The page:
Richard Donner's "Superman" arrived in theaters in 1978 with the tagline, "You
will believe a man can fly." The tagline for "Man of Steel," which reboots the
Superman character in grand, big-budget fashion, could be, "You will believe a
man can punch."
"Man of Steel" features an awful lot of punching, even for a superhero movie. That's especially true in the film's second half, when the superaction - as well as Superman himself - really starts to fly. This isn't a bad thing; indeed, it's one of the film's biggest strengths, because this is punching like you've never seen before.
Director Zack Snyder works awfully hard to innovate in the already crowded superhero-punching space, and it pays off. The movie is part origin story, part coming of age tale, with Superman (Henry Cavill) facing off against a squad of baddies from his home planet of Krypton, led by General Zod (Michael Shannon).
This gives Mr. Snyder the opportunity to pit Superman against a fleet of other supermen. The metahuman fisticuffs between the big red S and his Kryptonian counterparts have a startling speed and power, with hits that send their targets flying over miles of territory, through building after building, at fighter-jet velocity. These are action scenes meant to suggest the limits of human comprehension. When it works, it's genuinely awesome - the sort of fist-pounding superspectacle that a lot of big-budget summer movies aim for but few achieve.
It's also surprisingly gorgeous. Mr. Snyder's sun-speckled imagery is both epic and elegant, with magic-hour skies and artfully wrecked cities providing the backdrop to his biggest and most breathtaking sequences. If not for all the destruction, some of his wider shots could be paintings of fantasy-land vacation resorts. There's a sublime grandeur to his Herculean throwdowns; it might be the most beautiful punching you'll ever see.
And what about the nonpunching parts? They're pretty good too. The movie was produced by Christopher Nolan and written by David S. Goyer, the director-writer pair whose moody Batman trilogy helped set the tone for a decade of dark and brooding franchise reboots. The duo take a similar approach to the Superman mythos, shedding the sillier elements in favor of a grimmer, more grounded approach.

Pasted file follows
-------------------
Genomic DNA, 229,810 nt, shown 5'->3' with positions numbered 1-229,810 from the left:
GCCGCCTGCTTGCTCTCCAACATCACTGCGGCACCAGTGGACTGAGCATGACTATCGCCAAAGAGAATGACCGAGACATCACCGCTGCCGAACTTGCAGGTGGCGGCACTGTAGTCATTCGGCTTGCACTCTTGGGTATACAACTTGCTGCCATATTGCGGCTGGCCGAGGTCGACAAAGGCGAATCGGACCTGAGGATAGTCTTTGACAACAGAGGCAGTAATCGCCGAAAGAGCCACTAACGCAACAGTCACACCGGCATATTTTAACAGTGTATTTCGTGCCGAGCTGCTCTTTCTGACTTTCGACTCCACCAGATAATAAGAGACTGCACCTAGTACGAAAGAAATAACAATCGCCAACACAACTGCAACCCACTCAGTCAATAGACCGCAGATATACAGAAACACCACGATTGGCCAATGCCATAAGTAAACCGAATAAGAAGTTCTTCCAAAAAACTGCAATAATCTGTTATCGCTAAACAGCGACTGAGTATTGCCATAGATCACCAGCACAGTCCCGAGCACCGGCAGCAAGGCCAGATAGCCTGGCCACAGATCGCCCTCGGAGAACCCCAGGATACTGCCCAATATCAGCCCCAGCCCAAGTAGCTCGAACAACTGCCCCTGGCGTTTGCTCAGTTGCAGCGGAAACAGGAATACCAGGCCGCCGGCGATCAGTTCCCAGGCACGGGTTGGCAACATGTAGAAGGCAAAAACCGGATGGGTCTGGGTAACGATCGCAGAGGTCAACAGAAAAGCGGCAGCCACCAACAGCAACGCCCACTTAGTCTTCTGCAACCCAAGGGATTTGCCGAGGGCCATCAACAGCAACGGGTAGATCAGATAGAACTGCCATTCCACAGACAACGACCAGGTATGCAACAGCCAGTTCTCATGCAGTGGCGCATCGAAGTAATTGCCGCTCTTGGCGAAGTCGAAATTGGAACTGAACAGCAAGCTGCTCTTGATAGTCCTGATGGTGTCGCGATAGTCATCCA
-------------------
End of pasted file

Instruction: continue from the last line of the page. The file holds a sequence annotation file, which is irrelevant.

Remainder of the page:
No longer is Superman's human alter ego, Clark Kent, a mild- mannered newspaper dweeb. Instead, he's a brooding loner, trying to figure out where he fits in. And much like Batman foes Bane and Ra's al Ghul, General Zod - played with memorably manic ferocity by Mr. Shannon - is a villain driven by ideological fervor.
Daily Planet reporter Lois Lane (Amy Adams), who tracks Superman before he's revealed to the world, seems more like a real newspaper reporter than ever before. And strong performances from Superman's trio of parental figures - Kryptonian dad Jor-El (Russell Crowe), adopted earthly father Jonathan Kent (Kevin Costner) and his wife Martha (Diane Lane) - grant the movie something like a realistic emotional reality, or as close as you'll find to one in a $200 million superhero film.
The movie works diligently to humanize Superman, a tough task given that he is literally an alien. But as with Mr. Nolan's Batman trilogy, "Man of Steel" isn't so much about the characters, or the specifics of the story. Instead, it's about the look and feel of a world inhabited, protected and destroyed by costumed heroes and villains. It's a movie about the esthetic reality of comic books, and the questions it asks are fundamentally about the way a world with superheroes would actually work: How would they dress? How would they move? How would they talk, and fly, and walk? And most importantly, how would they punch? Now we know.
THREE AND ONE-HALF STARS
TITLE: "Man of Steel"
CREDITS: Directed by Zack Snyder; screenplay by David S. Goyer
RATING: PG-13 for super-action
RUNNING TIME: 143 minutes
MAXIMUM RATING: FOUR STARS
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